Small caps usually do not have +/- (polarity) leads. The larger ones (electrolytic caps) do have polarity and need to be wired accordingly. Early capacitors were simply two metal plates separated by air - one wired to ground and the other wired to a positive voltage. No physical connection exists between ground and the positive rail, therefore it is like an open switch. If the plates are close enough together, energy is stored in an electric field between the plates (instead of chemically as in a battery).

February 10, 2012
by nallelcm
nallelcm's Avatar

Ok that makes sense to me now...

Can you tell me if my thinking is wrong...
but my understanding is:

  • a capacitor stores electrons...

  • a capacitor (as you said) is basically two metal plates separated by air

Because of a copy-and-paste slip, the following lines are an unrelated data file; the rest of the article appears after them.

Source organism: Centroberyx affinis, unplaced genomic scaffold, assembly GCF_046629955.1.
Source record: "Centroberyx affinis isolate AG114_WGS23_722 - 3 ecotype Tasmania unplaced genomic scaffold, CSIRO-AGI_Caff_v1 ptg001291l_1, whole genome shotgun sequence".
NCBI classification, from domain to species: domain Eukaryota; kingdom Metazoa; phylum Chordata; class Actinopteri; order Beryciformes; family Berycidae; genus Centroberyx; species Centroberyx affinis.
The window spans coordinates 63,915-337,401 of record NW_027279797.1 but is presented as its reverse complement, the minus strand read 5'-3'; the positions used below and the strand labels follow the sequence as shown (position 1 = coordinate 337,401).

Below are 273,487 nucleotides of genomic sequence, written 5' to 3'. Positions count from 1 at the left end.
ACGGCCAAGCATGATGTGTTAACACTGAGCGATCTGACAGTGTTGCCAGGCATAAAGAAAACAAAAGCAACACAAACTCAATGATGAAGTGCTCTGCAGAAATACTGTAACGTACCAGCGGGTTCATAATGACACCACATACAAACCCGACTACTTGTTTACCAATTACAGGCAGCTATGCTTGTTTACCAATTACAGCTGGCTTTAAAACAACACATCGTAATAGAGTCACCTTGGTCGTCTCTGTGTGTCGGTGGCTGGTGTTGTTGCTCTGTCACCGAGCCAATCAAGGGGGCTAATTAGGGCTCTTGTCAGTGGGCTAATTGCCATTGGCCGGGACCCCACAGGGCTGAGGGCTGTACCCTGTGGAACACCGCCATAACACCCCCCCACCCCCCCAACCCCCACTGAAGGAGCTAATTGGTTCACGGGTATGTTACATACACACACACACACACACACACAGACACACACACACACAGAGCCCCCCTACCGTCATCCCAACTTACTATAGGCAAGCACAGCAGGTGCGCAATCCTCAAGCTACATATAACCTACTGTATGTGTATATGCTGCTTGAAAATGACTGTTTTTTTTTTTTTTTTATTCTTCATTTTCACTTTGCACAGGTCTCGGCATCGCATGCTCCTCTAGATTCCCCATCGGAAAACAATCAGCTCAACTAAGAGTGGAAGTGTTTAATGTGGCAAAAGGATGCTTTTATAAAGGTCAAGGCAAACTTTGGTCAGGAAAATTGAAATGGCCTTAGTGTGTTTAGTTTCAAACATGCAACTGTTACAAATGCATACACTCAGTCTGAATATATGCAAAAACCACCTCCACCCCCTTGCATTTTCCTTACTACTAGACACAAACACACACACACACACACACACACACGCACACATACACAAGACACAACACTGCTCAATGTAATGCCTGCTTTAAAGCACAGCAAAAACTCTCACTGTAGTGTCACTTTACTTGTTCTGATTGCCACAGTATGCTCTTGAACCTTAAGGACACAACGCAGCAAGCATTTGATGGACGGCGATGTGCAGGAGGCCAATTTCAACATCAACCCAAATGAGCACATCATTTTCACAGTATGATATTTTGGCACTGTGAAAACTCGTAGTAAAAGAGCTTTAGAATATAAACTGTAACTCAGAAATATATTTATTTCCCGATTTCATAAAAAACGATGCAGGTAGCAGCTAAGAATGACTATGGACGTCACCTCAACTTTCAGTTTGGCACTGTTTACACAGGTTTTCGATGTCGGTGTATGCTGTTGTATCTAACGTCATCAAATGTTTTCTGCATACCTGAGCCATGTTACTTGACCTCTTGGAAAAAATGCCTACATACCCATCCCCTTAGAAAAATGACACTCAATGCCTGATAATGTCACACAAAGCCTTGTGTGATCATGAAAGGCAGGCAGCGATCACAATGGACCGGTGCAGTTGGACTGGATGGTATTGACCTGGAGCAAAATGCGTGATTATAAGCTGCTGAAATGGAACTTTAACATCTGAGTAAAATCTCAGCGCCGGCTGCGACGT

• going with this very basic definition, lets label plates A and B

  • both A and B are connected to a lead

  • if A lead is connected to power, it stores electrons on plate A (and then releases them when needed through lead A

  • same is true if lead B is connected to power.

  • some physics and electronic theory that I don't understand goes on (do i need to understand this??), and that's the reason why there needs to be two plates separated by air.

February 10, 2012
by pcbolt
pcbolt's Avatar

The capacitor stores electrons on one of the plates, and electron "holes" on the other (the holes are just atoms that need electrons). The air gap holds them apart and provides no path for them to connect. (In most capacitors used in electronic circuits, it is not air but some other insulator i.e. germainium, some silicons etc. that separates the plates.) The only theory you need to know it that electrons are negatively charged and seek positively charged atoms (atoms needing electrons). It's like a shoppers at a blowout sale before the doors open...they are all pressed up against the glass but can't get in. The shoppers are electrons and the merchandise is the positively charged atoms. The only thing that would get them away from the glass is a better sale across the street.